Amongst the senses, the deity has in us lit sight to view the objects in the heavens, and for the reception of knowledge; while to make us capable to receive speech and melody, he has in us implanted hearing, of which he who is deprived thereof from birth will become dumb, nor be able to utter any speech, and that is why this sense is said to be related closest to speech. .As many affections of the body as have a name are so called with reference to touch; and others from relation to their seat. Touch judges of the properties connected with life, such as warmth, coldness, dryness, moisture, smoothness, roughness, and of things, that they are yielding, opposing, hard, or soft. Touch also decides of heaviness or lightness. Reason defines these affections as being centripetal and centrifugal; which men mean to express when they say below, and middle. For the centre of a sphere is below, and that part lying above it and stretching to the circumference, is called upwardness.
Now what is warm appears to consist of fine particles, causing bodies to separate; while coldness consists of the grossness of the particles, causing a tendency to condense.
The circumstances connected with the sense of taste are similar to those of touch. For substances grow either smooth or rough by concretion and secretion, by entering the pores, and assuming shapes. For those that cause the tongue to melt away, or that scrape it, appear to be rough; while those that act moderately in scraping appear brackish; while those that inflame or separate the skin are acrid; while their opposites, the smooth sweet, are reduced to a juicy state.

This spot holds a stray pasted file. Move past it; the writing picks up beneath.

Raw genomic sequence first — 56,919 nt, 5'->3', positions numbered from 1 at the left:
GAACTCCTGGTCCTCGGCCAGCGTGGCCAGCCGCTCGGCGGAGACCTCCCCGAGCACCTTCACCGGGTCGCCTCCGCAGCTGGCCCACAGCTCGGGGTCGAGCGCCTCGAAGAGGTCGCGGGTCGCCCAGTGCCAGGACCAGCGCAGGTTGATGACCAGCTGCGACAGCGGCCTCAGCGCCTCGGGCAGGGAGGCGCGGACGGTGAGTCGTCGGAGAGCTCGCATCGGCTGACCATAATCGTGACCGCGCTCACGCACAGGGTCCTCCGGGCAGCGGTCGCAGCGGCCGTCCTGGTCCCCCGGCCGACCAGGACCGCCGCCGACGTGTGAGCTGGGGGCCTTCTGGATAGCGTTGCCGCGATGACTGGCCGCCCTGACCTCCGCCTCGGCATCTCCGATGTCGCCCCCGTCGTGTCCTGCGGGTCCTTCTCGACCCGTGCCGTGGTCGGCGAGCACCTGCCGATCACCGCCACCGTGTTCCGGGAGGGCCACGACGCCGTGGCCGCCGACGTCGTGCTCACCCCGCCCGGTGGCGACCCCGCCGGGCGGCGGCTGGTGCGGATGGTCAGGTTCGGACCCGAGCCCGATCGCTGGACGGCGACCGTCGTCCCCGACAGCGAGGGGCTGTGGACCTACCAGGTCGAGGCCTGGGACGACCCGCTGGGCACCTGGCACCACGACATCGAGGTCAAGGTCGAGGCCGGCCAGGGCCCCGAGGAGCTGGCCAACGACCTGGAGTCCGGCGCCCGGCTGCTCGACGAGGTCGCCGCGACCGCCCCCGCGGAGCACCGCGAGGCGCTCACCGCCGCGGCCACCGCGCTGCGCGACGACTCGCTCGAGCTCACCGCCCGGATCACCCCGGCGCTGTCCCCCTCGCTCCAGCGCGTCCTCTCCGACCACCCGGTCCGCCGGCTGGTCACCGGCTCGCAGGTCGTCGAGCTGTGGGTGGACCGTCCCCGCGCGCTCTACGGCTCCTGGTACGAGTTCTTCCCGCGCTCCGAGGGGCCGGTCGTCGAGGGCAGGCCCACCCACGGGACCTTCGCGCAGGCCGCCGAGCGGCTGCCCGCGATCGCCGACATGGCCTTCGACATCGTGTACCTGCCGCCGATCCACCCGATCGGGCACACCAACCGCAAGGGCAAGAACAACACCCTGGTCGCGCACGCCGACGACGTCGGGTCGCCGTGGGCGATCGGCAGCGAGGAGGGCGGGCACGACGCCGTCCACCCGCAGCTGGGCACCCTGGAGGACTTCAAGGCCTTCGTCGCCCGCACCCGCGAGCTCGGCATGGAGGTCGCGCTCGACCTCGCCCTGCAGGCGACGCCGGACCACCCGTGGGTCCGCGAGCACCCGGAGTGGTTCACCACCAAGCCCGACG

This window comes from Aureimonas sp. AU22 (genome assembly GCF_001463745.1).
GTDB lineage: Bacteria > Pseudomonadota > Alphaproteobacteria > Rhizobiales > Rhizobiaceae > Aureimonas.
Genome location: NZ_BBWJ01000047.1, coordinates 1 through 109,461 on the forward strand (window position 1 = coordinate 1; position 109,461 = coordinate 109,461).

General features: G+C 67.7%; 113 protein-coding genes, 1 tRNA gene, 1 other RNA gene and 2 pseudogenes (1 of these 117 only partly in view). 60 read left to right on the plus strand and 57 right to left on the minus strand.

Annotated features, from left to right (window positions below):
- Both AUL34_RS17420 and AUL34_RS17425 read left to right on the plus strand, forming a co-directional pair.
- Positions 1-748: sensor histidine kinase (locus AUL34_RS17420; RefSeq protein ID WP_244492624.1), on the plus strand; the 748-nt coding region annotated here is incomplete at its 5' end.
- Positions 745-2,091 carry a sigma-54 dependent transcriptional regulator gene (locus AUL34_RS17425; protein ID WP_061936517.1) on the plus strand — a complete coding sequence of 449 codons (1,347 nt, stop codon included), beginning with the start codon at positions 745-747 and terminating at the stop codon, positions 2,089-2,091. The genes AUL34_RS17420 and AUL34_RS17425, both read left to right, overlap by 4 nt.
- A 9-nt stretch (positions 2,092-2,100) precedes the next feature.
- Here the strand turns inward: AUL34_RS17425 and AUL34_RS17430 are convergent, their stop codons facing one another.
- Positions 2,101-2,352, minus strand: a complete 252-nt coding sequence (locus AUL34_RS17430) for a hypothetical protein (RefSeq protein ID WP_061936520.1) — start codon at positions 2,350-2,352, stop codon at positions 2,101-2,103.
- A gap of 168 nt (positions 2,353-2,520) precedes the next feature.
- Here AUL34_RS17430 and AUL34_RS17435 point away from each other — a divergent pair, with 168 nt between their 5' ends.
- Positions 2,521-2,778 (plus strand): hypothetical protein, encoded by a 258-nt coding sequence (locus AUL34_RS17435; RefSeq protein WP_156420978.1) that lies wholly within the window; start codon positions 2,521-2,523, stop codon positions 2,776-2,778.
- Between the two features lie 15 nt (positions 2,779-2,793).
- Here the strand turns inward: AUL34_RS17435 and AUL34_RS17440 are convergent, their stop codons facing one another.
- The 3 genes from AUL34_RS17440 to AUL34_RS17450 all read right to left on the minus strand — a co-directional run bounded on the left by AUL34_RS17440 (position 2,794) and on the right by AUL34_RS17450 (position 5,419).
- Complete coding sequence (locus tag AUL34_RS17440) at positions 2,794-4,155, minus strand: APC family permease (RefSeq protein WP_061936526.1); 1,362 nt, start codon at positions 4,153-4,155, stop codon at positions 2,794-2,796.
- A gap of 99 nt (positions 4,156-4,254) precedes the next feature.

Of smelling, the kinds have not been defined; for, because of their percolating through narrow pores, that are too stiff to be closed or separated, things seem to be sweet-smelling or bad-smelling from the putrefaction or concoction of the earth and similar substances.
A vocal sound is a percussion in the air, arriving at the soul through the ears; the pores (or communications) of which reach to the liver; and among them is breath, by the movement of which hearing exists. Now of the voice and hearing, that portion which is quick is acute; while that which is slow, is grave; the medium being the most harmonious. What is much and diffused, is great; what is little and compressed, is small; what is arranged according to musical proportions is in tune, while that which is unarranged, and unproportionate, is out of tune, and not properly adjusted.
The fourth kind of things relating to the senses is the most multiform and various, and they are called objects of sight, in which are all kinds of colors, and an infinity of colored substances. The principle are four: white, black, brilliant (blue) and red, out of a mixture of which all other colors are prepared. What is white causes the vision to expand, and what is black causes it to contract; just as warmth expands, and cold contracts, and what is rough contracts the tasting, and what is sharp dilates it.